Evaluation of low back pain risks in a beef skinning operation

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Abstract

The low back pain risks in a beef skinning operation at a high stand kill floor workstation was evaluated. The increases in compressive forces at lower back (L5/S1) between normal slump (back angle 25°, measured in the sagittal plane) and severe (45°) and between normal slump and very severe (70°) bent back postures were 387 N or 28% and 616 N or 45%, respectively. The high spine load coupled with high level of repetition can have a high probability of fatigue failure in the spine structural members. Non-neutral back posture for a large portion of the total work time can be a low back pain risk factor. The videotape analysis showed that the times involved during the task performance for the bent back (more than 25°) and severe bent back (more than 45°) were 48.4 and 33.5% of the total cycle time, respectively. The upper limit from OWAS (Ovako Working Posture Analysis System) for bent back posture is 30% of the total cycle time. The bent and twisted back posture (both more than 25°) time was 10.4% compared to OWAS limit of 5%. This indicated that actions are needed in the near future to alleviate the risk of low back pain. Ergonomics redesign of the workstation was recommended for the operation.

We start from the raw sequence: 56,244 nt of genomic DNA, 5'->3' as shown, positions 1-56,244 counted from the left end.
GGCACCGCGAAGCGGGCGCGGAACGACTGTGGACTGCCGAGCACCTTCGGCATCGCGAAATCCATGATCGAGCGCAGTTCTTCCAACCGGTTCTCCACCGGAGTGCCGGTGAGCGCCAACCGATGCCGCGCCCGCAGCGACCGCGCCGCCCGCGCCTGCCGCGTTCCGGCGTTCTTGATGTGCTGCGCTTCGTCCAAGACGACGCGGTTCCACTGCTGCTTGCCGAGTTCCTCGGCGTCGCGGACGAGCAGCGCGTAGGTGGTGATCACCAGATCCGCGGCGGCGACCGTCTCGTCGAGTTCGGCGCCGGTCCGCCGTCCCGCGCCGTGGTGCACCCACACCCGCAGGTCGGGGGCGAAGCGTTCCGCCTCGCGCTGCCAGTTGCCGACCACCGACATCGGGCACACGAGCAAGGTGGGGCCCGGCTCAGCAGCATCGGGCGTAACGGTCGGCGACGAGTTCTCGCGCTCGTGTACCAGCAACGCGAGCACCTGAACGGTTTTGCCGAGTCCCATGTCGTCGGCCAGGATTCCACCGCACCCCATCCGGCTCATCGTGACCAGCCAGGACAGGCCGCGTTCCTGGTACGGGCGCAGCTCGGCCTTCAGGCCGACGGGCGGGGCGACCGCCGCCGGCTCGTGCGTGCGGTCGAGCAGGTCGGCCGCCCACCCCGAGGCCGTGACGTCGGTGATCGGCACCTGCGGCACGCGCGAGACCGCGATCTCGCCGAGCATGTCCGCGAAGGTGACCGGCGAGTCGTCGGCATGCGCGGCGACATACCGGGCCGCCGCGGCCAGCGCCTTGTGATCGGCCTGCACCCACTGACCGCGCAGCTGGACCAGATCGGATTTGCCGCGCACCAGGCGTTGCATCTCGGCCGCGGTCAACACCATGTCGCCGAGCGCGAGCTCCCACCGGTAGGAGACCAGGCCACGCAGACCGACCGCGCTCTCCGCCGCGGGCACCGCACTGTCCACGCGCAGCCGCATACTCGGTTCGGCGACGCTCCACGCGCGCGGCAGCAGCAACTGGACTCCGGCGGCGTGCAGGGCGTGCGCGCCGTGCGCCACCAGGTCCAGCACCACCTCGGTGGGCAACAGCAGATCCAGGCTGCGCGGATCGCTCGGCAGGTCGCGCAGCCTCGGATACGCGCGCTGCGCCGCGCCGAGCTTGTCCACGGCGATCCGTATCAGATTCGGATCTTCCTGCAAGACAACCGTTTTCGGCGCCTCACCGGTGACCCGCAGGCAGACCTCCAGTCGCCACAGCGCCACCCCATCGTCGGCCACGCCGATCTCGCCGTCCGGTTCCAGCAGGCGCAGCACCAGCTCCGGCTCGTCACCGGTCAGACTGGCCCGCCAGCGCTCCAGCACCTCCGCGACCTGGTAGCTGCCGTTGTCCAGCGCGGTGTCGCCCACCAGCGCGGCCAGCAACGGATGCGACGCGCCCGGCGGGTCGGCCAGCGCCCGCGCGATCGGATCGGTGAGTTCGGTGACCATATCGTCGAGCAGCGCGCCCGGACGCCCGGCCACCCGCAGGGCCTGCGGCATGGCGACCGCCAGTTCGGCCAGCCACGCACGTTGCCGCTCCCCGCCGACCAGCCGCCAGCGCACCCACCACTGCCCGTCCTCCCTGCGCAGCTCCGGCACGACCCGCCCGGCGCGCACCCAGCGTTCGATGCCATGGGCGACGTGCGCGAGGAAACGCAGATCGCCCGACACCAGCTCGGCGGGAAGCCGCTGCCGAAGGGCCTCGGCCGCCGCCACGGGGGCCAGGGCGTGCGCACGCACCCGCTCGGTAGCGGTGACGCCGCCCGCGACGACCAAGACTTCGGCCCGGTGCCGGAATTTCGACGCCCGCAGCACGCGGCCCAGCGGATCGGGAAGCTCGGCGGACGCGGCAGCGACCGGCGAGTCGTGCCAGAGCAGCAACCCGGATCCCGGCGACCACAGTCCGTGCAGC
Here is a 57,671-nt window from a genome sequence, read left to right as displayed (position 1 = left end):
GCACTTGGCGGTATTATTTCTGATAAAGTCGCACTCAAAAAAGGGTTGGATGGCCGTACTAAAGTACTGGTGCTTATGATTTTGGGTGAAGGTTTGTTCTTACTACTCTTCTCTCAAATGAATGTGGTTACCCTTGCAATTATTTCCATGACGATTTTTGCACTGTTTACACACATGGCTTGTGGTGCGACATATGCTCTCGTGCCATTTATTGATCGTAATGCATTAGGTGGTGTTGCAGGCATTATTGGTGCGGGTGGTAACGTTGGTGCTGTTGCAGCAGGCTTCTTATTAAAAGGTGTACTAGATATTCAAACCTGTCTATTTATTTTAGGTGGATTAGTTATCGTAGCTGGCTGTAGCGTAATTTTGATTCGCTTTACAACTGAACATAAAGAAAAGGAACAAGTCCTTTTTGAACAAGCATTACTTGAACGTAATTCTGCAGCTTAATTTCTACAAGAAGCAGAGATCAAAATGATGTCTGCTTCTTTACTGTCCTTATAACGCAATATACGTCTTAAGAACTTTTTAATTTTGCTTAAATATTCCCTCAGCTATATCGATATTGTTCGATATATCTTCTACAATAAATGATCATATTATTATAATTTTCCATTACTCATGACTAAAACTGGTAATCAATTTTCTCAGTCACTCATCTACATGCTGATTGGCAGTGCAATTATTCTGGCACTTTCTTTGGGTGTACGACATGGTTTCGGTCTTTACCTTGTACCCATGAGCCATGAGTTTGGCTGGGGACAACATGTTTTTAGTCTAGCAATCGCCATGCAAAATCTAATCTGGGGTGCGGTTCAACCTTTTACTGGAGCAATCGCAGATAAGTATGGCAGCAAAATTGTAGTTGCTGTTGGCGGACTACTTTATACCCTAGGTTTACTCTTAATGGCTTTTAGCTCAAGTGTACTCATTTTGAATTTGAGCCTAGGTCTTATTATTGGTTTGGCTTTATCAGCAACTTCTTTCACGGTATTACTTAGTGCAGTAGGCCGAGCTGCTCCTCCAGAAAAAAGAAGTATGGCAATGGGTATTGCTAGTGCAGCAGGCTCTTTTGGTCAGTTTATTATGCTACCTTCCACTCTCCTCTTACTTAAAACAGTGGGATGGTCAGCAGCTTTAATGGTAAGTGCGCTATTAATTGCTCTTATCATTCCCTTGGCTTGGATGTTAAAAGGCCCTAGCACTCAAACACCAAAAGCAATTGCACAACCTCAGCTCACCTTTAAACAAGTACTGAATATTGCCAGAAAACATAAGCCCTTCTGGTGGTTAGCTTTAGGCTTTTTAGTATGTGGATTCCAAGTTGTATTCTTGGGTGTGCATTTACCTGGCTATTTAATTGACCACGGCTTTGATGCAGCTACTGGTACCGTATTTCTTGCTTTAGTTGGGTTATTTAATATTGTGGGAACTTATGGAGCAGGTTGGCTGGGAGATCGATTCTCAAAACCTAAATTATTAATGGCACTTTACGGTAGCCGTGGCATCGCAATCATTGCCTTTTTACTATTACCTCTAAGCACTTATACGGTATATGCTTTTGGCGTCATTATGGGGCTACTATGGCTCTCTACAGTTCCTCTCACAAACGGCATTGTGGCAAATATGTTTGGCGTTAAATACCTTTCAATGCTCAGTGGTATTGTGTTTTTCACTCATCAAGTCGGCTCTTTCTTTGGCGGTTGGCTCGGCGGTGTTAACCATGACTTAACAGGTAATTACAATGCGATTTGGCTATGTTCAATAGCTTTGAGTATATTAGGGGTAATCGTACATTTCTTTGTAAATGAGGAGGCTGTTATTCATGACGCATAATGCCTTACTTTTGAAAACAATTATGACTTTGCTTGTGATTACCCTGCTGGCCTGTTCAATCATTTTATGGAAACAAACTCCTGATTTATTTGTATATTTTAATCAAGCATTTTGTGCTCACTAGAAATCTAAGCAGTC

Original languageEnglish (US)
Pages (from-to)347-361
Number of pages15
JournalInternational Journal of Occupational Safety and Ergonomics
Volume6
Issue number3
DOIs
StatePublished - Jan 2000

All Science Journal Classification (ASJC) codes

  • Safety, Risk, Reliability and Quality
  • Safety Research
  • Public Health, Environmental and Occupational Health

Keywords

  • Biomechanical analysis
  • Ergonomics analysis posture analysis
  • Low back pain
  • Meat processing

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